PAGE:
Tens of thousands of lesbians, gays, bisexuals, transgenders and queers, intersex individuals and their supporters will march side by side tomorrow in the annual Taiwan LGBT Pride Parade, turning downtown Taipei into a venue for a big, boisterous carnival, while fostering awareness and solidarity.
But to some, the parade is already off on a sour start. In the run-up to the annual event, the LGBT community has seen the resurgence of internal conflicts that have always existed, but which have rarely been discussed in public.
Controversies first arose last month, when parade organizer Taiwan LGBT Pride Community (台灣同志遊行聯盟) announced this year’s theme: Make LGBT Visible 2.0 (看見同性戀2.0). While the English title appears problem-free, the literal translation of the theme is “seeing homosexuality” (看見同性戀), directly suggesting the exclusion of bisexual, transgender, intersex and other non-homosexual groups.
Photo: Lo Pei-der, Taipei Times
Speaking in their defense, organizers explained it was never their intention to overlook other groups. Rather, they wanted to adopt the same theme that the very first edition of the event had used in order to draw attention to how little has changed over the past decade regarding the way mainstream society views and treats the LGBT community.
Also, the decision by organizers to use the term “homosexuality” (同性戀) instead of “comrade,” or tongzhi (同志), is to highlight the stigma that still attached to the word homosexuality and the different sexualities and desires it connotes.
“We started to use tongzhi because it is more agreeable and less provocative, and it is much easier to say I am a tongzhi. But 10 years has passed, and being a tongzhi hasn’t brought much change,” explains David Lee (李明照), a convener for this year’s parade.
Photo: Lo Pei-der, Taipei Times
Many are not convinced.
“I feel that there is a communication problem between the parade organizers and trans and bisexual groups. While they say they are not ignoring us, we think if they can invite representatives of different groups to their discussions, there will be less misunderstanding,” says Chen Wei-jhen (陳薇真), founder of Transgender Punk Activist (跨性別倡議站).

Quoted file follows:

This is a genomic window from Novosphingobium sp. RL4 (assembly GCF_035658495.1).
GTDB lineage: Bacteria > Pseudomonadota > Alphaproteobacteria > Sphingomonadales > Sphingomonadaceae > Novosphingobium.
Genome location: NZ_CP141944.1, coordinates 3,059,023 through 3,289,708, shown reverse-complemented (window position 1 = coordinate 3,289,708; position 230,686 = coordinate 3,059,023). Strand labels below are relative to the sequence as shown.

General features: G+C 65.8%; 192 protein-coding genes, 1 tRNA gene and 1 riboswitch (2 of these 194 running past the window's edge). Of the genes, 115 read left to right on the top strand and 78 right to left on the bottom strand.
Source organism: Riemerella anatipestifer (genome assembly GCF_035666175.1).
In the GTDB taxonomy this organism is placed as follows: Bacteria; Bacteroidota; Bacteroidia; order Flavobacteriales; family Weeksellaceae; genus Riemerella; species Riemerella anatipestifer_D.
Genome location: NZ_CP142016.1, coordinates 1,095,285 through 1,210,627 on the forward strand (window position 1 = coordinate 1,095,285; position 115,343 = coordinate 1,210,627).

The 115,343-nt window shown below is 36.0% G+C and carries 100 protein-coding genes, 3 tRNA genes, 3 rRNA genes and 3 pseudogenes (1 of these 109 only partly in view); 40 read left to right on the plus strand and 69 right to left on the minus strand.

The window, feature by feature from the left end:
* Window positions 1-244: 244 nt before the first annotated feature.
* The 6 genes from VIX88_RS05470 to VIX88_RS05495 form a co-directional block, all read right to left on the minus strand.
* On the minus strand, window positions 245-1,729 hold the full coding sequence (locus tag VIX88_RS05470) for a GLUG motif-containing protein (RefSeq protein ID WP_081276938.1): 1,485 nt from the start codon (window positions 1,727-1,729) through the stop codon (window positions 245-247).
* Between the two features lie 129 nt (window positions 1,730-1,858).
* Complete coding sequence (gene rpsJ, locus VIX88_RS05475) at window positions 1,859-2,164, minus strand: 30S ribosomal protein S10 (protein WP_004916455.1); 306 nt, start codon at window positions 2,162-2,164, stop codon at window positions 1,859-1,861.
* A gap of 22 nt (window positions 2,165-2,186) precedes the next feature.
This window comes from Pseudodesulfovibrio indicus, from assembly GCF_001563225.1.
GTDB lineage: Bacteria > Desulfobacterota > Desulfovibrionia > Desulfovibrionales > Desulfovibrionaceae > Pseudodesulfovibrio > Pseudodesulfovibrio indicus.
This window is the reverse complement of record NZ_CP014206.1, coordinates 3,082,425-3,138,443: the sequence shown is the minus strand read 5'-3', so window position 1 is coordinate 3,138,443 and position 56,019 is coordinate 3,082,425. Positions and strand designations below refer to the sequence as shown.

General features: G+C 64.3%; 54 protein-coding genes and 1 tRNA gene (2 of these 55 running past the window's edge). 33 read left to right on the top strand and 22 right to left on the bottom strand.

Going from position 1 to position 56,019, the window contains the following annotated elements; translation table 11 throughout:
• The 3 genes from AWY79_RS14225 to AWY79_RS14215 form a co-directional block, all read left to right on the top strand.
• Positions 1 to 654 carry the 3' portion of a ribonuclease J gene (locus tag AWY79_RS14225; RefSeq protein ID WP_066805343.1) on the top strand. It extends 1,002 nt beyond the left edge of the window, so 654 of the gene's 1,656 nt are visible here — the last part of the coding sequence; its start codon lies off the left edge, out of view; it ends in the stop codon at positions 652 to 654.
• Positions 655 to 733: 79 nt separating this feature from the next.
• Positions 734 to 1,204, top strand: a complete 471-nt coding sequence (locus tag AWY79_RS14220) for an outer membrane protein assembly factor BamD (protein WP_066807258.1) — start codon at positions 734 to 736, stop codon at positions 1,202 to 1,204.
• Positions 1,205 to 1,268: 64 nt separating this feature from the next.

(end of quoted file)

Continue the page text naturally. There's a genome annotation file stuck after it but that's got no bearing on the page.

Admitting their fault, Lee says as an organization formed by volunteers, the Taiwan LGBT Pride Community has struggled to attend to and meet the needs of different groups. Moreover, in the eyes of the convener, the controversy has brought unexpected benefits.
Photo: Lo Pei-der, Taipei Times
“It reminds us to see and recognize each other, bringing attention to the diversity and differences in what is thought to be a united community. People start asking questions like ‘who are we’ and ‘how do we speak of our own subjectivity,’” he says.
Seeing the differences
As the convener-in-chief of Bi the Way (拜坊), the country’s first and only bisexual group, Gondolin (剛朵琳), whose real name is Yang Tsung-yu (楊宗育), echoes Lee’s sentiment, pointing out that this year’s theme has generated the most heated debate seen on the bulletin board system PTT in years.
While many people have complained about the focus on homosexuals, the complaints have led to productive discussion: “The homosexual-centered thinking prompts us to explore what non-homosexuals can do,” Gondolin notes.
One thing the bisexual community can do is to encourage people of different sexual orientations and gender identities to raise their voices, seek their own people and identify and understand the problems, difficulties and issues they face, the leader of Bi the Way says.